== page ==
The CO2 burden of any car starts even before the idea has been signed off
What is the world’s greenest car?
You could be forgiven for thinking that would be a simple enough question to answer; that there should be a list somewhere. After all, what comes out of the tailpipe is used as a basis for legislation.
Much more important, however, and ignored by legislation, are the cradle-to-grave CO2 emissions generated during a car’s lifetime.
Life cycle assessment (LCA) is performed by most manufacturers, scientific bodies and engineering consultants such as Ricardo. The results can be revealing and sometimes contradict the simplistic yardstick of tailpipe emissions used today.
Ricardo breaks LCA into four main blocks: creation and distribution of fuel; vehicle production; vehicle use; and vehicle disposal. Each one of these categories generates CO2 and yet only the tailpipe emissions of the vehicle use phase are accounted for in legislation.
1. Creation and distribution of fuel
The first thing analysts consider is the primary energy source – where the fuel comes from. It’s obvious that petrol and diesel, derived from crude oil, create tailpipe emissions, but factor in the energy used to extract and refine them and the CO2 burden goes even higher. Biofuels still produce CO2 emissions at the tailpipe but it’s compensated for by the absorption of CO2 when the crops used to make it were growing.
Any CO2 liberated during their production and distribution should be included in establishing green credentials. The CO2 emissions from battery EVs during use depends on the sustainability of the electricity used to charge them.
2. Vehicle production
The CO2 burden of any car starts even before the idea has been signed off. The design and development process – testing and movement of thousands of people, together with heat and light for offices – contribute to small amounts of embedded CO2. The production phase is the bigger villain, taking into account the supply chain, from raw materials to finished product. The choice of materials, powertrain, size, weight and the number of components all affect the car’s carbon footprint.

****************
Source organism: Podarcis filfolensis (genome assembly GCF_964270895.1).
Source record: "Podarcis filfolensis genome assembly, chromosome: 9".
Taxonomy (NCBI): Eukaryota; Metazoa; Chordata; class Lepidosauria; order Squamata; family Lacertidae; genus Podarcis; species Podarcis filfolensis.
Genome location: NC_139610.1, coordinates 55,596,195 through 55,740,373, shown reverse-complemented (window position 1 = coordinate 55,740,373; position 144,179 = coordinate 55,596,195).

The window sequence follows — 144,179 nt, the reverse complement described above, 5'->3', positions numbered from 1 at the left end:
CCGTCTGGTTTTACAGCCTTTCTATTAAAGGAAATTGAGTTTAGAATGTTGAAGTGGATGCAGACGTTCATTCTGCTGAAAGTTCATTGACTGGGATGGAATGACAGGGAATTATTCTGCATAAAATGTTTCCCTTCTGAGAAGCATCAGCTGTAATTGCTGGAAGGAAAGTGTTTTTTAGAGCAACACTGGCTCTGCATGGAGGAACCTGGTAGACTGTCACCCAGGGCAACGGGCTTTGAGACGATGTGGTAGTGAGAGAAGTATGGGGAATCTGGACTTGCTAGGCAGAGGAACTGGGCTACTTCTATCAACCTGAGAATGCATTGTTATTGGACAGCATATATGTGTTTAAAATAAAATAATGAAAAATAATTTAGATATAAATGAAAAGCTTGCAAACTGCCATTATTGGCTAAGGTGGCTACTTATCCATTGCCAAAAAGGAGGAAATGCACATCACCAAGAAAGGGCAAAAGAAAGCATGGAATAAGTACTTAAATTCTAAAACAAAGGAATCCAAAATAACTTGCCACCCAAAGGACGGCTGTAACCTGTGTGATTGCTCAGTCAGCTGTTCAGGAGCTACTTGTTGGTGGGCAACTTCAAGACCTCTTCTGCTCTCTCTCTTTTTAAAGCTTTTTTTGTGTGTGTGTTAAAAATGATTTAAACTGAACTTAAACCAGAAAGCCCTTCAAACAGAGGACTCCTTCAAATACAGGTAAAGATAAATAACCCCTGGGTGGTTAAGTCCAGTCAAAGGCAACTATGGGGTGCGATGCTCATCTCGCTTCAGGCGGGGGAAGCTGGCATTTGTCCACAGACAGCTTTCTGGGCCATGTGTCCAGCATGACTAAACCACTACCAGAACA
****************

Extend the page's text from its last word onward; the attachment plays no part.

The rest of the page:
3. Vehicle use
This is where the tailpipe emissions come in but, according to Ricardo, it can represent only 70-80% of the lifetime CO2 burden of a medium-sized petrol car, assuming a lifetime mileage of 93,000. Some 15-20% of a car’s lifetime CO2 can be accounted for by production alone. For a medium-sized battery EV, the production element is even greater, with around 52% of CO2 indirectly from the ‘tailpipe’ depending on the electricity mix used to charge the car, compared with 46% during production.
A medium-sized diesel car will emit less CO2 during use, but more during production, so the cradle-to-grave emissions of equivalent-sized petrol and diesel cars are about the same. Maintenance, including parts and consumables, will also make a small contribution.
The measurement of CO2 in Europe is based on the NEDC test, which was replaced by the more real-world-focused WLTP test in September 2017. It’s widely acknowledged that NEDC figures are optimistic compared with real-world consumption, yet they have long formed the basis for, and skewed, official European CO2 figures, with real-world testing only now beginning to be implemented.
4. Vehicle disposal
Much as with production, the size and weight of a car, the technology and number of components in it and the materials used all affect what the CO2 impact will be at the end of the car's life. So do the logistics of dismantling it, the people involved, the recycling of material and the waste. If the car is easy to dismantle and has a large quantity of parts that can be remanufactured, then its CO2 impact will be lower. Although ‘end of life’ is mandated by an EU directive, there’s not much information available today about CO2 emissions from some aspects of it, such as processing.
How do conventional cars and electric cars compare?
Battery-electric cars still produce less CO2 during their lifetime than petrol and diesel cars, based on 500g/kWh of CO2 emitted during electricity generation. In fact, the UK National Grid is much cleaner today at around 300g/kWh, making battery EVs even cleaner too.
Nearly half of the total life cycle CO2 of an EV results from production, though, with the battery alone accounting for more than 40% of that. For that reason, in the unlikely event an EV were to need a battery replacement during its lifetime, then its cradle-to-grave CO2 emissions would come close to that of an equivalent-sized petrol car.
The amount of CO2 produced in making an EV’s battery could fall as numbers ramp up in plants such as Tesla’s forthcoming Gigafactory. Optimised production techniques and the use of renewable energy for plants would also help. But one thing is certain: no EV can truly be described as ‘zero emission’.
How carbon footprints differ:
Could measuring a car's CO2 become more accurate in the future?
There are specific regulations in Europe for reducing the impact of a car during the fuel, use and disposal phases, but there are no targets in place for the crucial production phase.
There’s work to be done before LCA could form the basis of regulation and Ricardo recommends the creation of a central database with details of the carbon content of materials and processes, finding out more about the environmental impact of a car coming to the end of its life, a closer look at emissions during use and more.
Overall, there’s increasing evidence to suggest that using LCA instead of the existing system would be a more accurate way of measuring the carbon footprint of cars. More important, it could give a startling new insight into what is truly green and what is not.
How car size affects carbon footprint: